“Agri-food products: There is extensive trade in agricultural products and food between the UK and the EU, with the UK being a net importer of agricultural and food (agri-food) goods. While EU imports of agriculture, fisheries and food products from the UK were €16.6 billion in 2016, exports to the UK were €39.8 billion. Over 70 per cent of the UK’s annual agri-food imports come from the EU. A specific definition of “placing on the market” exists for these products because the food chain can involve long production cycles and certain goods are held in storage for long periods...Any deviation from the use of this sector-specific definition would introduce retrospective changes for goods across the UK and all Member States that had been placed on the market prior to the date of withdrawal. This is likely to cause significant legal uncertainty and potential disruption for businesses and consumers both in the UK and the EU. In addition, the agri-food sector is subject to extensive and stringent controls to maintain the safety of food, particularly in respect of food and feed products from third countries (for example documentary checks, physical inspection and certification). The impact of a narrow approach, therefore, would be particularly high.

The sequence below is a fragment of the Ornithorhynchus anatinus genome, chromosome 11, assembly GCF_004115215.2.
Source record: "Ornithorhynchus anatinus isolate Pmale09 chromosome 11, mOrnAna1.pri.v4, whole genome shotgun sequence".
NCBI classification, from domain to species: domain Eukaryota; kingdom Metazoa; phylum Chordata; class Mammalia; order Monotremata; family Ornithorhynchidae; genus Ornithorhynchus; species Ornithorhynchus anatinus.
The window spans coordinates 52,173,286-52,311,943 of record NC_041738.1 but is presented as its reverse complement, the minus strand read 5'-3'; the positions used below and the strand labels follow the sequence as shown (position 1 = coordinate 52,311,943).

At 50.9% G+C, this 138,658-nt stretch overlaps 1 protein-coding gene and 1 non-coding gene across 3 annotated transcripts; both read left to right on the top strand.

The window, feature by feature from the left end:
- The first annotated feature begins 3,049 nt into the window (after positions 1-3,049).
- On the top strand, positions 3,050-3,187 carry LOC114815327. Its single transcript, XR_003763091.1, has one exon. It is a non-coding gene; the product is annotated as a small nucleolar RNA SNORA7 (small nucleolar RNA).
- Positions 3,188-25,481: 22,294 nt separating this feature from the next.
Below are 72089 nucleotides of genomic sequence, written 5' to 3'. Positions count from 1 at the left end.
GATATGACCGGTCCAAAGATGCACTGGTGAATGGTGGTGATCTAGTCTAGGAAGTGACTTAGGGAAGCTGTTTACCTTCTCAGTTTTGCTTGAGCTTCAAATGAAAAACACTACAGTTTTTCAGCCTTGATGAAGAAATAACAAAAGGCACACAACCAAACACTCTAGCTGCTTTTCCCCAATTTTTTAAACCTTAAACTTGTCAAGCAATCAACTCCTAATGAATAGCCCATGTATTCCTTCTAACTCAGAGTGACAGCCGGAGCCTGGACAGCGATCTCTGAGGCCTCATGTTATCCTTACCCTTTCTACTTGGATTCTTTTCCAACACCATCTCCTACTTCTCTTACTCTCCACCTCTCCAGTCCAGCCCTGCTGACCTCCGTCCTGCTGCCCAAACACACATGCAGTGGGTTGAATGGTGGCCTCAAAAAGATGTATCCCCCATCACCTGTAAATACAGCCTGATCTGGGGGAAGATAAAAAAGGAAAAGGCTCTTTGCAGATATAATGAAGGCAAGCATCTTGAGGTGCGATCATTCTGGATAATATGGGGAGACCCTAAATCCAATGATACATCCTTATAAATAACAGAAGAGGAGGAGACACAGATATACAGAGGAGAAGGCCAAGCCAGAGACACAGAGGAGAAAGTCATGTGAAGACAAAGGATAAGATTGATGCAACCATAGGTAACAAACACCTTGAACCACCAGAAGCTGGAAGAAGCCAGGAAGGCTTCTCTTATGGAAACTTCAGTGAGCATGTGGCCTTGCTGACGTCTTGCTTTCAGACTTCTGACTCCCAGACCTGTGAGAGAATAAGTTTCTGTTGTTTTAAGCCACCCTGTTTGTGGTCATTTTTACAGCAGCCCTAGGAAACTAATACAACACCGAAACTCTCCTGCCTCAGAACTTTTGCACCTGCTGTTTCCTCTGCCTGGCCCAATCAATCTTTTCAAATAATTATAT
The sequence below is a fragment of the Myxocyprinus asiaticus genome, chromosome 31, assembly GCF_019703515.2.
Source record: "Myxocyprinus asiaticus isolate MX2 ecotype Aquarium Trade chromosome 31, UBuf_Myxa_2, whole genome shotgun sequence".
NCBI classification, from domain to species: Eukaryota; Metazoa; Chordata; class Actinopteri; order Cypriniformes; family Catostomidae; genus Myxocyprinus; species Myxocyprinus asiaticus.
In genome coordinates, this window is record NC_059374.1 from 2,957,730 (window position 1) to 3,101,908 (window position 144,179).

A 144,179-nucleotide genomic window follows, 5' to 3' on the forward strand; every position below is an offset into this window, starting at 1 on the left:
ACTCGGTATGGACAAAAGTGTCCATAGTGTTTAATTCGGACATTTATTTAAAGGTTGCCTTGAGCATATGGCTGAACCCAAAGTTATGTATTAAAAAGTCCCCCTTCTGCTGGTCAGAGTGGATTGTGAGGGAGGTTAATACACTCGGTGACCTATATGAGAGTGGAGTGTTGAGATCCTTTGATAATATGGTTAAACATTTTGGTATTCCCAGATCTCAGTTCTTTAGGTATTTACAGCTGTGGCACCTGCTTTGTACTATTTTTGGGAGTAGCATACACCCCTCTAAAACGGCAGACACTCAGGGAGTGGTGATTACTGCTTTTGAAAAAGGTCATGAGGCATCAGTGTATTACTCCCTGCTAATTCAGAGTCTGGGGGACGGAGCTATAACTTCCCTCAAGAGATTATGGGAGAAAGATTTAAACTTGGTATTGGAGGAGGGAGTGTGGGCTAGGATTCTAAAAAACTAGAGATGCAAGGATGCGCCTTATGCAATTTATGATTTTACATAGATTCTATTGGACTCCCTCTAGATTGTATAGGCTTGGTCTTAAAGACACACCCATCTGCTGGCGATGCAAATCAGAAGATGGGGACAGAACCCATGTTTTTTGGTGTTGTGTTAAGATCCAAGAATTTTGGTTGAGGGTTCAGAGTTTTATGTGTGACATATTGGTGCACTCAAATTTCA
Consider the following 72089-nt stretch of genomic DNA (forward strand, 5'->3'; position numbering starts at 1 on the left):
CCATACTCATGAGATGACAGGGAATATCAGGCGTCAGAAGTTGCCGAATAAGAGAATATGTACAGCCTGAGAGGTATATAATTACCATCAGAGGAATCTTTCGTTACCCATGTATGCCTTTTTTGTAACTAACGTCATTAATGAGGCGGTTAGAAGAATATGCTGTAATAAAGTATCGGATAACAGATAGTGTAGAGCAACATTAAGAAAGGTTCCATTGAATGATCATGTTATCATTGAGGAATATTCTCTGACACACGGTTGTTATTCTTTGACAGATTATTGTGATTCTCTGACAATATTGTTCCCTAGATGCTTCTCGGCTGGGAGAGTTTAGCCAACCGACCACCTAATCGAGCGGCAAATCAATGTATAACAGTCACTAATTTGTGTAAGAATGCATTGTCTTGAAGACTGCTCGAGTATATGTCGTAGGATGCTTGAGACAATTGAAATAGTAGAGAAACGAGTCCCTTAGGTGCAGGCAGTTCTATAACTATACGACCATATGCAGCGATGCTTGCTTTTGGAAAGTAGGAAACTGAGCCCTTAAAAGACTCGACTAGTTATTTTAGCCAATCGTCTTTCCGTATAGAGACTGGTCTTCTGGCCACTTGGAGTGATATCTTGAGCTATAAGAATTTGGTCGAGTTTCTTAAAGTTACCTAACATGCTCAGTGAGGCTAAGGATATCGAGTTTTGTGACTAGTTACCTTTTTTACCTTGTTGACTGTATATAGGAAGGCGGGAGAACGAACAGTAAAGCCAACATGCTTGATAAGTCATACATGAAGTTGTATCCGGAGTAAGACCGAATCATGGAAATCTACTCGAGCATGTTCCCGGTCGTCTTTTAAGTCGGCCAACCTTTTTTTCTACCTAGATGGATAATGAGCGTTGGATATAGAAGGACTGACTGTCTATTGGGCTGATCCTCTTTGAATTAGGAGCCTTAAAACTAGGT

• As the Government correctly acknowledges, agri-food trade is a vital element of UK-EU trade. It has a particular relevance to cross-border trade on the island of Ireland. 
  • The best way to ensure continuity in this area and to avoid a “narrow approach”, which the Government itself admits would be particularly damaging, is for the UK to stay in the Single Market and the Customs Union.
  • The Government’s general Brexit approach in this area risks having serious consequences for the country’s food supply and food prices, as was highlighted by experts from the University of Sussex as recently as last month.[4]